ITIJ 220 | May 2019
Eyal Gluska, Co-CEO, Setoo, believes that insurers should see the evolving consumer landscape as an opportunity for innovation
Consumers increasingly expect personalised travel experiences, from the initial offer all the way through the holiday itself. This includes ancillary travel products such as insurance, which currently lags behind when it comes to personalisation, delivering one-size-fits-all solutions that are irrelevant to many travellers. As a result, consumers risk being unprotected on their travels.
Far from being just another add-on, insurance can be used as a tool that not only safeguards consumers but also improves their travel experiences and better satisfies increasing expectations.
So, what does the insurance opportunity for travel brands look like and what needs to be done to make the most of it?
Consumers have a preference for effortless, hassle-free experiences
An unlimited opportunity
There is endless choice when it comes to holidays and recent research suggests British consumers are taking full advantage of this. In 2018, Brits took an average of 3.4 holidays, with 40 per cent going on a beach trip and 48 per cent choosing to go on a city break. A significant percentage chose more specialised options, including nine per cent who went on a lake or mountain trip and eight per cent who embarked on a cruise.
Consumers have a preference for effortless, hassle-free experiences. Last year, half of travellers (49 per cent) went on a package trip, with 69 per cent saying they chose this option because everything is taken care of. The package holiday has long been key in the travel industry, but the level of detail at which trips are tailored is set to increase in the coming years.
With so many holidays available, high consumer expectations and travellers visiting a multitude of different locations, the possibilities for insurance products are significant. Nevertheless, they are still not being purchased.
Put simply, the huge variety of holiday options is not reflected in the insurance policies offered along with them. On the contrary, consumers are usually presented with a standardised policy, whether they’re going sightseeing in Seville or skiing in Saalbach. The wording of the policy features legal jargon, fostering a lack of transparency and leaving consumers unsure as to whether they are protected against the risks and activities that really concern them. This leads to high-profile cases where people have hurt themselves abroad, expecting to be protected against certain hazards associated with their holidays, only to find they are not entitled to compensation.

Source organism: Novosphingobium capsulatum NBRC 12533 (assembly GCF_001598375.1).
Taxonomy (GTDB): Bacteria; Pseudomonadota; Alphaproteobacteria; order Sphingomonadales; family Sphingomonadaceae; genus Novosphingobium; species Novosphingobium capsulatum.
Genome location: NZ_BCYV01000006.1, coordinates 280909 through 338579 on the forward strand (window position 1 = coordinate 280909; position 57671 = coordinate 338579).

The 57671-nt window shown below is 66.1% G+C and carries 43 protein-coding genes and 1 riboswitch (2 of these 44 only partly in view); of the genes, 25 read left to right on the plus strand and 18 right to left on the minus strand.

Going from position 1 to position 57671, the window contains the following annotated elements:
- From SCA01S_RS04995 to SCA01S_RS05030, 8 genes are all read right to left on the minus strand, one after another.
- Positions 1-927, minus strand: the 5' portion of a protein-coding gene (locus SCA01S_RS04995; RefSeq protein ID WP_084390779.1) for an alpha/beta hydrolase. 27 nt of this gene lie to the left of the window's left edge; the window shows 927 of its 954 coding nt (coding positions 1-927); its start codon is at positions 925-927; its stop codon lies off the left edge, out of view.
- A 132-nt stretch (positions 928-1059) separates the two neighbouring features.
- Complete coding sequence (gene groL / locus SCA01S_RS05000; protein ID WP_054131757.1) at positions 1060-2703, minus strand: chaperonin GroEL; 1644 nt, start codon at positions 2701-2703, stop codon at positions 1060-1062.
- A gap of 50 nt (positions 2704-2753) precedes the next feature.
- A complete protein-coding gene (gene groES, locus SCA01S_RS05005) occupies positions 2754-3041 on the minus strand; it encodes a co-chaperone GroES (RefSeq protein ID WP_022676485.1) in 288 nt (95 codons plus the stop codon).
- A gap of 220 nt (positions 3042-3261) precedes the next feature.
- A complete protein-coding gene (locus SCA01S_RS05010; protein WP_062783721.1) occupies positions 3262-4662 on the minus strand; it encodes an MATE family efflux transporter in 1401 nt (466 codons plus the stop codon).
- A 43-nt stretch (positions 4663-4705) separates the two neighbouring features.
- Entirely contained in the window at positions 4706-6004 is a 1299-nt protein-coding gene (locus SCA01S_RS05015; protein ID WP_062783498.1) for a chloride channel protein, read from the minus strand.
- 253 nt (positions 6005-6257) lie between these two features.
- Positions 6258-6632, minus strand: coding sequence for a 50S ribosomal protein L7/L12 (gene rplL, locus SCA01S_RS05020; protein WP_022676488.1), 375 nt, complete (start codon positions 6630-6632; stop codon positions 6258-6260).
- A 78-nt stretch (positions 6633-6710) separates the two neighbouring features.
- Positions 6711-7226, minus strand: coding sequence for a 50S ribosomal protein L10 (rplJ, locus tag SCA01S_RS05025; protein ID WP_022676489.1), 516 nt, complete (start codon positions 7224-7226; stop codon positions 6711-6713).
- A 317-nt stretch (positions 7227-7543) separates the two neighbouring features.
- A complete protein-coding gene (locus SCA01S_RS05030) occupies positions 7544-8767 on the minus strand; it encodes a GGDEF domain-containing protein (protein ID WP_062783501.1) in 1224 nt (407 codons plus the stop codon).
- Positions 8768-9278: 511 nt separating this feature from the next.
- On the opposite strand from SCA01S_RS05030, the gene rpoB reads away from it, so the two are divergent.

Take for example British backpacker Sophie Wilson, who hit the headlines in December 2018 after breaking her neck diving into a swimming pool in Thailand. Her insurer refused to compensate Wilson and attracted criticism as a result. These situations reflect poorly on insurance providers and result in an appalling experience for the customer, who in this instance was forced to crowdfund money to pay medical bills.
With so many holidays available, high consumer expectations and travellers visiting a multitude of different locations, the possibilities for insurance products are significant
Personalise the end-to-end experience
Using machine learning techniques, vast amounts of data can be analysed to provide tailored, relevant insurance policies that meet the specific needs of each customer. The ability to tap into external data sources and monitor exogenous events that could ruin the customer experience will improve how travel insurance works, including automatic compensation to relieve the customer of the complicated claims process.
Imagine a customer’s flight from London Heathrow Airport to Los Angeles Airport is cancelled. Instead of having to book themselves an alternative flight and endure a frustrating claims process, they receive a text message to their mobile phone reassuring them of immediate compensation, offering to book them on the next flight with a complementary wait in the lounge. This highlights how the purchase of an insurance policy is just the beginning of the next stage for personalised communications, which can be used to turn a poor experience into a great one, ensuring lasting customer loyalty.
More than ever, consumers want a travel experience tailored to them. Insurance policies must mirror this trend to remain relevant and increase their uptake among consumers exploring more varied types of trips. The technology is available to learn about customers and put this data into action by offering products highly relevant to them. More than that, personalisation done properly can ensure customers have a delightful experience, even if the unexpected occurs.